In 1353 the Italian writer Giovanni Boccaccio creates the masterpiece The Decameron in response to the great bubonic plague of 1348 that had profound effects on the course of European history.
In The Decameron, ten storytellers shelter from the Black Death outside Florence, telling ten tales a night in their quarantine.
Boccaccio borrowed plots from existing ancient folk tales from all over the globe and this year 1927 have curated an anthology of ancient folk tales for modern times. These have been reimagined with a technological twist.
Here at BBC R&D, we have been exploring the exciting field of personalised and immersive listening experiences in addition to the emergent technology needed to support them. A particular area of focus has been spatial audio. Traditionally, audio productions are created for a fixed arrangement of loudspeakers—for example, “stereo” or “surround sound”. And it’s not unusual for them to be played back from a single speaker. But it's becoming more and more common for listeners to have access to different types of devices that are capable of reproducing sound, including Internet-connected devices like mobile phones, tablets, and laptops.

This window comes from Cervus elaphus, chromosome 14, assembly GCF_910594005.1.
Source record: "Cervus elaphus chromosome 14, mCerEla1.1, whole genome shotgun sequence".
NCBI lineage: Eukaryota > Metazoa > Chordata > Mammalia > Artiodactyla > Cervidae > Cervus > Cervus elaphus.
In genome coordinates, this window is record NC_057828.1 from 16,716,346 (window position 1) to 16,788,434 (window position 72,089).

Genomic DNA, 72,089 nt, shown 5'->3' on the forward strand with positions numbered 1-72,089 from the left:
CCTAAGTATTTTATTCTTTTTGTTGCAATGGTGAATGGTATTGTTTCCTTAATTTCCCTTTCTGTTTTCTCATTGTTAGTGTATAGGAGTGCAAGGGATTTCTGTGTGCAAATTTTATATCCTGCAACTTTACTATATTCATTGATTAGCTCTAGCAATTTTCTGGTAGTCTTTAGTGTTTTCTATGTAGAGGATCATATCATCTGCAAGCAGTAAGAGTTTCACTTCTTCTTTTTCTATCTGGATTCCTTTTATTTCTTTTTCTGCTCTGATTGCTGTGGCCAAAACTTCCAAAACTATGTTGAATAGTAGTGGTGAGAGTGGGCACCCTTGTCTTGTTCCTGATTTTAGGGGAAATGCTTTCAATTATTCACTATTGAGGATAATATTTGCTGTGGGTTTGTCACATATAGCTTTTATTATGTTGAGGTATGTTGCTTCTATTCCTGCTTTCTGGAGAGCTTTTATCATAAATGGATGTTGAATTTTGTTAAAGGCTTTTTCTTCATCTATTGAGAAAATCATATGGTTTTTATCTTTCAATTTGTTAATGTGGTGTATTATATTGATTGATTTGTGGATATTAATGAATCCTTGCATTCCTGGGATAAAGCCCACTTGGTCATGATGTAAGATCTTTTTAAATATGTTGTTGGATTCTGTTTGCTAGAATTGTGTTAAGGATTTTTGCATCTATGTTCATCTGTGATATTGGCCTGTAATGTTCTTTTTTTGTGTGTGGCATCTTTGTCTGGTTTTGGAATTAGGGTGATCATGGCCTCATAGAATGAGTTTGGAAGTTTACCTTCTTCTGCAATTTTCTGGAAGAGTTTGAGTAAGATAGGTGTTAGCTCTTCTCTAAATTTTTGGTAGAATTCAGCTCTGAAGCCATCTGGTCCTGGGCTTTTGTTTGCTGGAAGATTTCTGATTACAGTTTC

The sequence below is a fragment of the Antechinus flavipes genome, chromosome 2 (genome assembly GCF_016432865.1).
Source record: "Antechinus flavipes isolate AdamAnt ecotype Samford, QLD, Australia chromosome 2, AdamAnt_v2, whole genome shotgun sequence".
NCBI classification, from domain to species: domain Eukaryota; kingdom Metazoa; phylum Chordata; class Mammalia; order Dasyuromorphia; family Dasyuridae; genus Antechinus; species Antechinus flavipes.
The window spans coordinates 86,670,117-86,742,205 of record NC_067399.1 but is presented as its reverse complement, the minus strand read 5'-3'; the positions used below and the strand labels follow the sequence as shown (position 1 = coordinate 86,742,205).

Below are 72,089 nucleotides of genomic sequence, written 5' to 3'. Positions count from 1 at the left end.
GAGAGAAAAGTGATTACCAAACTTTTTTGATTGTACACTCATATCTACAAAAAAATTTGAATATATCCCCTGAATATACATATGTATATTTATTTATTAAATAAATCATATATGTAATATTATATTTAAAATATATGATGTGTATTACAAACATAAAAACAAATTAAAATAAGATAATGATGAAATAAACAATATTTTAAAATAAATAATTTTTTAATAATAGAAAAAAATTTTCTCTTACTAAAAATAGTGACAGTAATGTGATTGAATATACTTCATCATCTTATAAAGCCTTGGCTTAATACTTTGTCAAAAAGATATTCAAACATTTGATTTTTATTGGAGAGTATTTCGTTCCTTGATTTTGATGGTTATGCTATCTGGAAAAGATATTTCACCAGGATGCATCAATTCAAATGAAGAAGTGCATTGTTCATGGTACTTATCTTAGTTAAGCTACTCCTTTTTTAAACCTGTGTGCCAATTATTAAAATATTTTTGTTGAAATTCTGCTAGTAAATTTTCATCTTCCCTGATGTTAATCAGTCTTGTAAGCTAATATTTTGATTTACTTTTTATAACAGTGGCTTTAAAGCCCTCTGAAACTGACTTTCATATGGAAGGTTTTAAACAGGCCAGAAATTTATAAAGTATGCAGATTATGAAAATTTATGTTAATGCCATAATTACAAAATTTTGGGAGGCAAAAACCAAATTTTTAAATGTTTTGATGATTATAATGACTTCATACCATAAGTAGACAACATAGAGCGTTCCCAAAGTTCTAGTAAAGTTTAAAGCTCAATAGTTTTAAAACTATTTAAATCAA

Listeners are now surrounded by ‘hidden speakers’, and these offer a wealth of spatial audio opportunities to explore. We do this by orchestrating the devices—synchronising them and dispersing the audio playout between them. Simply put, creators can determine when and where in space a sound should come from, enveloping listeners in sound. Audio Orchestrator is a production tool that allows content creators to explore this potential.
This technology is both dynamic and flexible and can respond on the fly to the number and types of devices connected to a session, leading to deeply personalised solo listening experiences or vast communal ones that bring audience members together with hundreds of devices in play.
1927 have reimagined Decameron Nights through this lens, taking the existing rich array of strange sounds, eerie effects and exquisitely haunting music to elevate the soundscape further by placing listeners and their connected devices at the very centre of the story.
Want to listen to the original? Head to Radio 3 to hear the broadcast version of Decameron Nights.
Audio Orchestrator is open to anyone and is available to try via BBC MakerBox.
A 1927 Production for BBC Culture in Quarantine with the support of Arts Council England and BBC Arts.